With Caspase-3 or proteins as a whole, how do we know where to put the crosslinks?
This has come up on the thread a bunch of times, and I think I should probably put something about it on the Protein Modeling Wiki, but here's the answer again:

The cross-linkers are for structural stability only, and do not have to represent anything in particular. You can put them wherever two pieces of the protein come sufficiently close and need stabilizing.

That said, you could use them to represent actual bonds if you chose; you would just have to specify that on your card.

Personally, I use them to hold together the protein when I'm first folding it, but replace them with wire stabilizers before competition (looks nicer, allows me to stabilize places where the gap isn't exactly one crosslinker-length). I also cut them in half and use them (attached to the end of double-twisted wire supports) to attach my protein to its base, so it will be removable for examination by the judges.
Thanks alot! so is that the only active site involved in the prebuild. Also, are both chains e and f allosteric inhibitors of chains a and b or is one the inhibitor of chains a and b and one the inhibitor of chains c and d?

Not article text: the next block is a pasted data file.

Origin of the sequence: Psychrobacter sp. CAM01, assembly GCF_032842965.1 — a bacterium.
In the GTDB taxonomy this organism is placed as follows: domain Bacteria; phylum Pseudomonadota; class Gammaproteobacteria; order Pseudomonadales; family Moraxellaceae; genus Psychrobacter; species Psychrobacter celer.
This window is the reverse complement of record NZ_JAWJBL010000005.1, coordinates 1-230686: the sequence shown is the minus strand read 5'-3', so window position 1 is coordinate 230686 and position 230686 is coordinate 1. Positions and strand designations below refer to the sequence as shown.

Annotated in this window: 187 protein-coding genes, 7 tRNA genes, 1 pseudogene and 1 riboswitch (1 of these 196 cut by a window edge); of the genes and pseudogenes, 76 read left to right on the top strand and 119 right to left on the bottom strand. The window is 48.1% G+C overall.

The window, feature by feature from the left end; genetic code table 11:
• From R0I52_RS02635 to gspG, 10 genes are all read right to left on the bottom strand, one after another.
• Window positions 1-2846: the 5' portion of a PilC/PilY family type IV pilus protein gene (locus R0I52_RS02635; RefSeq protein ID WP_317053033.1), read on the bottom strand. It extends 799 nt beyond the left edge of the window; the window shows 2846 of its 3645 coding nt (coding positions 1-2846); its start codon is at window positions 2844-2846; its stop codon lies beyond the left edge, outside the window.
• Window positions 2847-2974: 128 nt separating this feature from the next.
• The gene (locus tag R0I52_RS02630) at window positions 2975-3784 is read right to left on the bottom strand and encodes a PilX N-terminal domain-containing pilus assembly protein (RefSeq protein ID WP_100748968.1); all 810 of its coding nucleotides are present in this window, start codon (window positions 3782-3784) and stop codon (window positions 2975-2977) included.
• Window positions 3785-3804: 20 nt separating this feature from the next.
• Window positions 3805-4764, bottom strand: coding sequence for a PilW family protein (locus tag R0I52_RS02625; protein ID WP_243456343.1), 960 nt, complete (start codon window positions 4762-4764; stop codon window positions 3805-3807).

Caspase-3 actually has a series of "active sites", in that it has a preference for a sequence of something like four consecutive residues in its substrate that bond loosely to four consecutive spots on its surface. However, you're correct in that peptide cleavage occurs only at that particular point, CYS285.

Chain E and F are identical; each is one copy of the XIAP BIR2 domain. Chain E is bound to (and therefore inhibits) the caspase-3 asymmetrical unit of chains A and B, while chain F is bound to chains C and D (this should be apparent if you look at the Jmol visualization – use the commands "select all", "backbone 200", "color chain" and then mouse over each chain to see its letter).